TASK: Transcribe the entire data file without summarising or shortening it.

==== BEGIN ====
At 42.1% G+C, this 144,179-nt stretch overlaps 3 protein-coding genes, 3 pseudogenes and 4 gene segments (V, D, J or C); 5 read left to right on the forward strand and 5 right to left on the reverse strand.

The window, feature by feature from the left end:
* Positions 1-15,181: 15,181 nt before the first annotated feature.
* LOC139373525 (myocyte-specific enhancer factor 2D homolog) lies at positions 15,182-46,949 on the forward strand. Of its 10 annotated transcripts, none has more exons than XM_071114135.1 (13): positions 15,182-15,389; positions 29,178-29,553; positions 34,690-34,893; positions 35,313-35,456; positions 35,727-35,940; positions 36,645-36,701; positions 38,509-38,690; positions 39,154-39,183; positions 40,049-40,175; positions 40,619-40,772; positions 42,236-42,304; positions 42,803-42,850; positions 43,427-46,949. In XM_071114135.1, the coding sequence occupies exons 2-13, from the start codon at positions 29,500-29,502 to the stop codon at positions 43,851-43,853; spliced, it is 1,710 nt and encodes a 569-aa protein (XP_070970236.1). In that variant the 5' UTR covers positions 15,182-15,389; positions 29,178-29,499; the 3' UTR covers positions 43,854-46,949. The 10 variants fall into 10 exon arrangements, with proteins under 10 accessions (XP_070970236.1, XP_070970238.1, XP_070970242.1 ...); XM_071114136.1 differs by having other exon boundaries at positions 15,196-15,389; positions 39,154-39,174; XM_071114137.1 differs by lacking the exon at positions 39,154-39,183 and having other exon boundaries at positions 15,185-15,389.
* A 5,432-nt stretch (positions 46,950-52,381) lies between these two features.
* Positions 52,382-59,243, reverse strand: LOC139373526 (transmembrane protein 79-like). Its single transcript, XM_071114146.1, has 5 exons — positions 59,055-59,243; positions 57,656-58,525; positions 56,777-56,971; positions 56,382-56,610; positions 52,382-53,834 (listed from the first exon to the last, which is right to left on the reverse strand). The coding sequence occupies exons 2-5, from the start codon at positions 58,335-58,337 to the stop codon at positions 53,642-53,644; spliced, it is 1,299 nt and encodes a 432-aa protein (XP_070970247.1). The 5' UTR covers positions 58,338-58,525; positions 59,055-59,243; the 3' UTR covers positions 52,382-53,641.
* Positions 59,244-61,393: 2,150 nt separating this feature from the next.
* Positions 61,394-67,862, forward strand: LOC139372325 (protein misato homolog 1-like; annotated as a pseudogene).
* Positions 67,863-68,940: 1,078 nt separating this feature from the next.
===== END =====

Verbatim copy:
At 42.1% G+C, this 144,179-nt stretch overlaps 3 protein-coding genes, 3 pseudogenes and 4 gene segments (V, D, J or C); 5 read left to right on the forward strand and 5 right to left on the reverse strand.

The window, feature by feature from the left end:
* Positions 1-15,181: 15,181 nt before the first annotated feature.
* LOC139373525 (myocyte-specific enhancer factor 2D homolog) lies at positions 15,182-46,949 on the forward strand. Of its 10 annotated transcripts, none has more exons than XM_071114135.1 (13): positions 15,182-15,389; positions 29,178-29,553; positions 34,690-34,893; positions 35,313-35,456; positions 35,727-35,940; positions 36,645-36,701; positions 38,509-38,690; positions 39,154-39,183; positions 40,049-40,175; positions 40,619-40,772; positions 42,236-42,304; positions 42,803-42,850; positions 43,427-46,949. In XM_071114135.1, the coding sequence occupies exons 2-13, from the start codon at positions 29,500-29,502 to the stop codon at positions 43,851-43,853; spliced, it is 1,710 nt and encodes a 569-aa protein (XP_070970236.1). In that variant the 5' UTR covers positions 15,182-15,389; positions 29,178-29,499; the 3' UTR covers positions 43,854-46,949. The 10 variants fall into 10 exon arrangements, with proteins under 10 accessions (XP_070970236.1, XP_070970238.1, XP_070970242.1 ...); XM_071114136.1 differs by having other exon boundaries at positions 15,196-15,389; positions 39,154-39,174; XM_071114137.1 differs by lacking the exon at positions 39,154-39,183 and having other exon boundaries at positions 15,185-15,389.
* A 5,432-nt stretch (positions 46,950-52,381) lies between these two features.
* Positions 52,382-59,243, reverse strand: LOC139373526 (transmembrane protein 79-like). Its single transcript, XM_071114146.1, has 5 exons — positions 59,055-59,243; positions 57,656-58,525; positions 56,777-56,971; positions 56,382-56,610; positions 52,382-53,834 (listed from the first exon to the last, which is right to left on the reverse strand). The coding sequence occupies exons 2-5, from the start codon at positions 58,335-58,337 to the stop codon at positions 53,642-53,644; spliced, it is 1,299 nt and encodes a 432-aa protein (XP_070970247.1). The 5' UTR covers positions 58,338-58,525; positions 59,055-59,243; the 3' UTR covers positions 52,382-53,641.
* Positions 59,244-61,393: 2,150 nt separating this feature from the next.
* Positions 61,394-67,862, forward strand: LOC139372325 (protein misato homolog 1-like; annotated as a pseudogene).
* Positions 67,863-68,940: 1,078 nt separating this feature from the next.